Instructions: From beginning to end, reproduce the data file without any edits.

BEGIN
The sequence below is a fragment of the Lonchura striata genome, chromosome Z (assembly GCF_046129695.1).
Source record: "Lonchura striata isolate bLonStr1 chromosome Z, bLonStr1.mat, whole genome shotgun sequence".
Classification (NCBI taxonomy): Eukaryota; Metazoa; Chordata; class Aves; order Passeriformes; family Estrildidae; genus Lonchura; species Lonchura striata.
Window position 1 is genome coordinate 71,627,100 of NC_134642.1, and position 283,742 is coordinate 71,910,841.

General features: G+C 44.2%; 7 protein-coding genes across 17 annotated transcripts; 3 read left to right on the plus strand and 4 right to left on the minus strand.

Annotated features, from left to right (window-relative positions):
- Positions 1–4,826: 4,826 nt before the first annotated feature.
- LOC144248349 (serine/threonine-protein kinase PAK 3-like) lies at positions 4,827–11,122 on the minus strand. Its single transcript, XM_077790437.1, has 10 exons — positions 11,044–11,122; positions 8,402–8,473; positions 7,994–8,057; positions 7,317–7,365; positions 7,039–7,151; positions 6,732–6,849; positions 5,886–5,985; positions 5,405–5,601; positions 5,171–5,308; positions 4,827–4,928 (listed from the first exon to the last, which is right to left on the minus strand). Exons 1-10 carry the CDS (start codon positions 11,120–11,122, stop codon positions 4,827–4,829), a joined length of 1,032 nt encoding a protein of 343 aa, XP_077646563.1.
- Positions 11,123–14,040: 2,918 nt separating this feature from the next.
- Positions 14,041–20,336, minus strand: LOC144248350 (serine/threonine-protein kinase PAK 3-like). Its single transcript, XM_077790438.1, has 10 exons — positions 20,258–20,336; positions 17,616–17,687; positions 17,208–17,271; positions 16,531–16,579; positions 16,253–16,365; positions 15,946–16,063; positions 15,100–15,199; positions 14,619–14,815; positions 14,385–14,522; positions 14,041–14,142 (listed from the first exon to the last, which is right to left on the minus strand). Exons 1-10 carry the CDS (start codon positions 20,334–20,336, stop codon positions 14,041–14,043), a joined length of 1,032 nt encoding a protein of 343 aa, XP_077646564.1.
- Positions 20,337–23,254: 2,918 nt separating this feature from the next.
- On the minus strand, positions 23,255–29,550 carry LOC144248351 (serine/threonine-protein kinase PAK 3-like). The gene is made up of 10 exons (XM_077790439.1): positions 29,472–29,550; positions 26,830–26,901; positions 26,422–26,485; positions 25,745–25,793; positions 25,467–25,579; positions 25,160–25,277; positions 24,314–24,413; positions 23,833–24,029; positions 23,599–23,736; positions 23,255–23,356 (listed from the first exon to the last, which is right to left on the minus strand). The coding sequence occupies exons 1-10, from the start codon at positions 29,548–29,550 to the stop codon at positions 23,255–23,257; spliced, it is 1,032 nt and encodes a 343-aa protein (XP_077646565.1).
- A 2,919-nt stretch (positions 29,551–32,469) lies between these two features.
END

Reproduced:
The sequence below is a fragment of the Lonchura striata genome, chromosome Z (assembly GCF_046129695.1).
Source record: "Lonchura striata isolate bLonStr1 chromosome Z, bLonStr1.mat, whole genome shotgun sequence".
Classification (NCBI taxonomy): Eukaryota; Metazoa; Chordata; class Aves; order Passeriformes; family Estrildidae; genus Lonchura; species Lonchura striata.
Window position 1 is genome coordinate 71,627,100 of NC_134642.1, and position 283,742 is coordinate 71,910,841.

General features: G+C 44.2%; 7 protein-coding genes across 17 annotated transcripts; 3 read left to right on the plus strand and 4 right to left on the minus strand.

Annotated features, from left to right (window-relative positions):
- Positions 1–4,826: 4,826 nt before the first annotated feature.
- LOC144248349 (serine/threonine-protein kinase PAK 3-like) lies at positions 4,827–11,122 on the minus strand. Its single transcript, XM_077790437.1, has 10 exons — positions 11,044–11,122; positions 8,402–8,473; positions 7,994–8,057; positions 7,317–7,365; positions 7,039–7,151; positions 6,732–6,849; positions 5,886–5,985; positions 5,405–5,601; positions 5,171–5,308; positions 4,827–4,928 (listed from the first exon to the last, which is right to left on the minus strand). Exons 1-10 carry the CDS (start codon positions 11,120–11,122, stop codon positions 4,827–4,829), a joined length of 1,032 nt encoding a protein of 343 aa, XP_077646563.1.
- Positions 11,123–14,040: 2,918 nt separating this feature from the next.
- Positions 14,041–20,336, minus strand: LOC144248350 (serine/threonine-protein kinase PAK 3-like). Its single transcript, XM_077790438.1, has 10 exons — positions 20,258–20,336; positions 17,616–17,687; positions 17,208–17,271; positions 16,531–16,579; positions 16,253–16,365; positions 15,946–16,063; positions 15,100–15,199; positions 14,619–14,815; positions 14,385–14,522; positions 14,041–14,142 (listed from the first exon to the last, which is right to left on the minus strand). Exons 1-10 carry the CDS (start codon positions 20,334–20,336, stop codon positions 14,041–14,043), a joined length of 1,032 nt encoding a protein of 343 aa, XP_077646564.1.
- Positions 20,337–23,254: 2,918 nt separating this feature from the next.
- On the minus strand, positions 23,255–29,550 carry LOC144248351 (serine/threonine-protein kinase PAK 3-like). The gene is made up of 10 exons (XM_077790439.1): positions 29,472–29,550; positions 26,830–26,901; positions 26,422–26,485; positions 25,745–25,793; positions 25,467–25,579; positions 25,160–25,277; positions 24,314–24,413; positions 23,833–24,029; positions 23,599–23,736; positions 23,255–23,356 (listed from the first exon to the last, which is right to left on the minus strand). The coding sequence occupies exons 1-10, from the start codon at positions 29,548–29,550 to the stop codon at positions 23,255–23,257; spliced, it is 1,032 nt and encodes a 343-aa protein (XP_077646565.1).
- A 2,919-nt stretch (positions 29,551–32,469) lies between these two features.